Buys Inc. Attorneys
ICT Law Blog
Tuesday, May 30, 2006
  Cellphone Act chaos warning issued
Millions of prepaid cellphone users could be disconnected if current legislation designed to register them is not amended, warns Alan Knott-Craig, chief executive officer of the Vodacom Group.

Monday, May 29, 2006
  Software developers risk losing rights to programs
SOFTWARE developers are in danger of losing the right to own the programs they have created if a judgment by SA’s Supreme Court of Appeal is allowed to stand, warns technology lawyer Reinhardt Buys, of Buys Attorneys.

Cellphone laws
SA’s cellphone revolution is nothing short of miraculous. Starting with modest ambitions and a fight on their hands in the face of Telkom’s mighty dominance, the industry has grown at a phenomenal rate.

Media bosses mull Internet challenges
Global press chiefs gathered in the Scottish capital Edinburgh to thrash out how best to wrestle with the rise of the Internet, stay on top of technology, and beat countless bloggers and citizen journalists to the story.

Still beating around the telecoms bush
HOPES that dynamic steps to energise the telecoms sector would be introduced last week faded as Communications Minister Ivy Matsepe Casaburri drew her budget speech to a close. The industry had hoped for action, but the minister delivered more talk.

Surely RICA can learn from FICA, says Knott-Craig
On the eve of a presentation to Parliament on the implementation of the proposed new Regulation of Interception of Communications and Provision of Communication Related Information Act (RICA), Vodacom CEO Alan Knott-Craig believes a lot can be learned from the Financial Intelligence Centre Act (FICA).

Surely RICA can learn from FICA, says Knott-Craig

Who owns software developed for your company?
It happens all the time. A company hires an independent computer programmer to write software. All too often, it's software the company uses to run an important part of its business. All too often as well, there is no written contract.

Friday, May 26, 2006
  South Africa losing 30,000 jobs to piracy
About 36% of the software used by South African businesses is illegal, depriving more than 30,000 people of jobs in the multibillion rand information technology (IT) industry, say experts.

BSA Survey Finds Piracy Losses Total US$34 Billion
The Business Software Alliance's (BSA's) annual global PC SoftwarePiracy Study found that more than a third of packaged software on PCs around the world was pirated.

Lawmakers Livid Over Delay in Notification of VA Data Theft
US lawmakers are questioning the Department of Veterans Affairs' decision to delay disclosing a security breach for two weeks.

German Police Charge 3,500 eDonkey Users with Piracy
German police have charged 3,500 eDonkey peer-to-peer (P2P) file-sharing network users; each individual could face up to three years in prisonor fines of as much as 15,000 Euros (US$19,219) and may also be ordered to pay compensation.

Sony BMG Rootkit DRM Settlement Approved
A US district court judge has approved a settlement in the Sony BMG rootkit class action lawsuit. Sony must provide all affected consumers with CDs free of the controversial digital rights management (DRM) software; the settlement also calls for Sony to provide free music downloads to those customers.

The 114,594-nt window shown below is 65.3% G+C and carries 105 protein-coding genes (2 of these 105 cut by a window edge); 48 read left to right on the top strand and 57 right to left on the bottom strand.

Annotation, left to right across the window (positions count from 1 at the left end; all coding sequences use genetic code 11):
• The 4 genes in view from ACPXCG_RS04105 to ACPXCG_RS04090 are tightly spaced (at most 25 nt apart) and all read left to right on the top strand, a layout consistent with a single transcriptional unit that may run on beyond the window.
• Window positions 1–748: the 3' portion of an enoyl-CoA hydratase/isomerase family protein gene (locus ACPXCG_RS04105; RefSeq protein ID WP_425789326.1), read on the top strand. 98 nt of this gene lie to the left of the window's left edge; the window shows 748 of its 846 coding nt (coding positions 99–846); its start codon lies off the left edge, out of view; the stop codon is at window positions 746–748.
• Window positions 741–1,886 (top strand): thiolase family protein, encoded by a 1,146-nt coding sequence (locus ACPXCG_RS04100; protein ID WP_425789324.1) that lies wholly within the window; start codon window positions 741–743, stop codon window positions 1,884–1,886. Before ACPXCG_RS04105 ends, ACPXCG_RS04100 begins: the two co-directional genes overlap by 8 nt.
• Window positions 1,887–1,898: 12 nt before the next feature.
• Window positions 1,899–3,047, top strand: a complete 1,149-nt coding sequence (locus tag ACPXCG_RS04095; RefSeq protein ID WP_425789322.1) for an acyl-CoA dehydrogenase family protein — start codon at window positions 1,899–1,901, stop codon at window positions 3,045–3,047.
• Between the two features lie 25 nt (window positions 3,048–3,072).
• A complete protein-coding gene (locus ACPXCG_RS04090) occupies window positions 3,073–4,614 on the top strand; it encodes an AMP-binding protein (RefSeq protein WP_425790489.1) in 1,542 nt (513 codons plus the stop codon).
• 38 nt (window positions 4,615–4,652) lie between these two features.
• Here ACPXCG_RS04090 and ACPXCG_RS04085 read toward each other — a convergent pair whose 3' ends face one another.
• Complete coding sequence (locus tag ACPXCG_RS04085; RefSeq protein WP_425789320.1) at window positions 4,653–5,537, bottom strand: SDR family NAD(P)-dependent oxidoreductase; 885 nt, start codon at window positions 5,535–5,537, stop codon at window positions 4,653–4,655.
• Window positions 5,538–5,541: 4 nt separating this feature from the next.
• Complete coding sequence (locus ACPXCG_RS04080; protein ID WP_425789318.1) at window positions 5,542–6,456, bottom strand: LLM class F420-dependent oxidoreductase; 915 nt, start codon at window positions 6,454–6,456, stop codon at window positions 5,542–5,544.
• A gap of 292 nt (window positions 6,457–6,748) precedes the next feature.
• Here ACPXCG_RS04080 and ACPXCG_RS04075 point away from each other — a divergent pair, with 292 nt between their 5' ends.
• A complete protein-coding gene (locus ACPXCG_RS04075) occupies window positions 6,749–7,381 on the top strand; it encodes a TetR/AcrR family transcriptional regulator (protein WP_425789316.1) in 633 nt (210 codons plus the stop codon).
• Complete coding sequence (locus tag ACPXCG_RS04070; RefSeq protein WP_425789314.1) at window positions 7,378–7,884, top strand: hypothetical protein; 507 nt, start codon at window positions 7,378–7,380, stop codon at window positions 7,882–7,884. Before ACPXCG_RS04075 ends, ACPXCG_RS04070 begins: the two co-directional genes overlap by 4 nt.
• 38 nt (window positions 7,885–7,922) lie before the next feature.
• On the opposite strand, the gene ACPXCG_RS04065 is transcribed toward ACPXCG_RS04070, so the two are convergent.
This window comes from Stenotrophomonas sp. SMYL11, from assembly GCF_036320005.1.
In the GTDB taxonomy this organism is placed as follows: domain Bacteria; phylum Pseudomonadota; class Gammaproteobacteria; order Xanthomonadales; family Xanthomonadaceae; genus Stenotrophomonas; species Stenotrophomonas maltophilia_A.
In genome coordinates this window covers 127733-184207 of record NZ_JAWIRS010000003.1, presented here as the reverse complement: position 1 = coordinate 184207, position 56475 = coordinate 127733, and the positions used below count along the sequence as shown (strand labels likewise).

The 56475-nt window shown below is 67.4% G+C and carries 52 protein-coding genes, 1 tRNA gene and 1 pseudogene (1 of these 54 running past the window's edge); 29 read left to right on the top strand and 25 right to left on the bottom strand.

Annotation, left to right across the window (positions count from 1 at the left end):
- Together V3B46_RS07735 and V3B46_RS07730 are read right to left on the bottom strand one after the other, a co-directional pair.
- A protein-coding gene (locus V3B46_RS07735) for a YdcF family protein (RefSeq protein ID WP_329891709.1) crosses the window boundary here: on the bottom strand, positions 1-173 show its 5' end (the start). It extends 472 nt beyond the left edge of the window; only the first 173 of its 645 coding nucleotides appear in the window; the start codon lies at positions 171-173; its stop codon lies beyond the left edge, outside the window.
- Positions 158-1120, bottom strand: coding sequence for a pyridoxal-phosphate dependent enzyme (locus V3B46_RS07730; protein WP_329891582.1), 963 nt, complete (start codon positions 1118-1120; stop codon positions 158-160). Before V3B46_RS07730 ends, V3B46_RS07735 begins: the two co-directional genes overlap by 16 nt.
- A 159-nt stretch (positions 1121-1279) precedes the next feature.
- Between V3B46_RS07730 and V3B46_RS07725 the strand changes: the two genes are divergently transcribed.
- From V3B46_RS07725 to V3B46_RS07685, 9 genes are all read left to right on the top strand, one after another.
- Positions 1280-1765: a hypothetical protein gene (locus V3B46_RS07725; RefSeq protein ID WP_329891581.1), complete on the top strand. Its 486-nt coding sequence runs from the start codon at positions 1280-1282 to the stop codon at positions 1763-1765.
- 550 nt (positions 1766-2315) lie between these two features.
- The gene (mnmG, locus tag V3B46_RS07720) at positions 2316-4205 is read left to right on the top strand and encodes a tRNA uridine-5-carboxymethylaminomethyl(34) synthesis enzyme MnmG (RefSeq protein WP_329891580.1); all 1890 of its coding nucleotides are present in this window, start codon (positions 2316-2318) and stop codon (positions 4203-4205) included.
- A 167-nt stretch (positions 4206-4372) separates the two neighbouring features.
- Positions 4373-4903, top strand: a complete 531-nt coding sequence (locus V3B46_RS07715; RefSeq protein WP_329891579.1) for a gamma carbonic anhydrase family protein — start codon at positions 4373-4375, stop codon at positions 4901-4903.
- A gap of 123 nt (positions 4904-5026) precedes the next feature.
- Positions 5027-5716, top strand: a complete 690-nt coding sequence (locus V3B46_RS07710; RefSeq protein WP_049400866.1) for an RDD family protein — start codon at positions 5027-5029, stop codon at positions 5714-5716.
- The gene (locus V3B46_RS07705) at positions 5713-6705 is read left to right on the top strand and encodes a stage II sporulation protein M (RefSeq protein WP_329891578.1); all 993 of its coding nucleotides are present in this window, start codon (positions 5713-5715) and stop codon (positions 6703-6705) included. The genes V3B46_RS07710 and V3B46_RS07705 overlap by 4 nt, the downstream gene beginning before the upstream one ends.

House Committee Approves Stronger Cybercrime Bill
The House Judiciary significantly strengthened federal cybercrime law and provided law enforcement with increased enforcement tools. Among the most important: extortion based on threats to access computers will be a crime if the bill becomes law. Use of botnets will also be a crime.

Five tips for employers to beat World Cup fever
For HR professionals, the World Cup is no cause for celebration: last-minute holiday requests or staff feigning illness one day and suffering hangovers the next. With less than three weeks until Germany 2006, OUT-LAW presents tips for HR team managers.

Dealing with a phishing attack
As phishing attacks have grown, the defences and mysterious counter-measures have evolved. Uri Rivner, Head of New Technologies at RSA Cyota Consumer Solutions, tells a detective's story.

Google to Shut Down Some Orkut Communities in Brazil
Google said that it has agreed to shut down some communities on its popular Orkut social networking site because the Brazilian government says they advocate violence and human rights violations.

Movie Studios, TV Networks Sue to Stop "On-Demand" Service
Four Hollywood studios and the three major television networks filed a copyright suit seeking to prevent Cablevision Systems Corp. from launching an "on-demand" service that aims to replace the living room digital video recorder.

MPAA Sued for Hiring Hacker to Help in Copyright Case
A lawsuit accuses the Motion Picture Association of America of hiring a hacker to steal information from a company that the MPAA has accused of helping copyright violators. The lawsuit, filed in U.S. District Court forthe Central District of California by parent Valence Media,doesn't identify the man the company says was approached by an MPAA executive.

Will Congress Serve up 'Hillary Net?'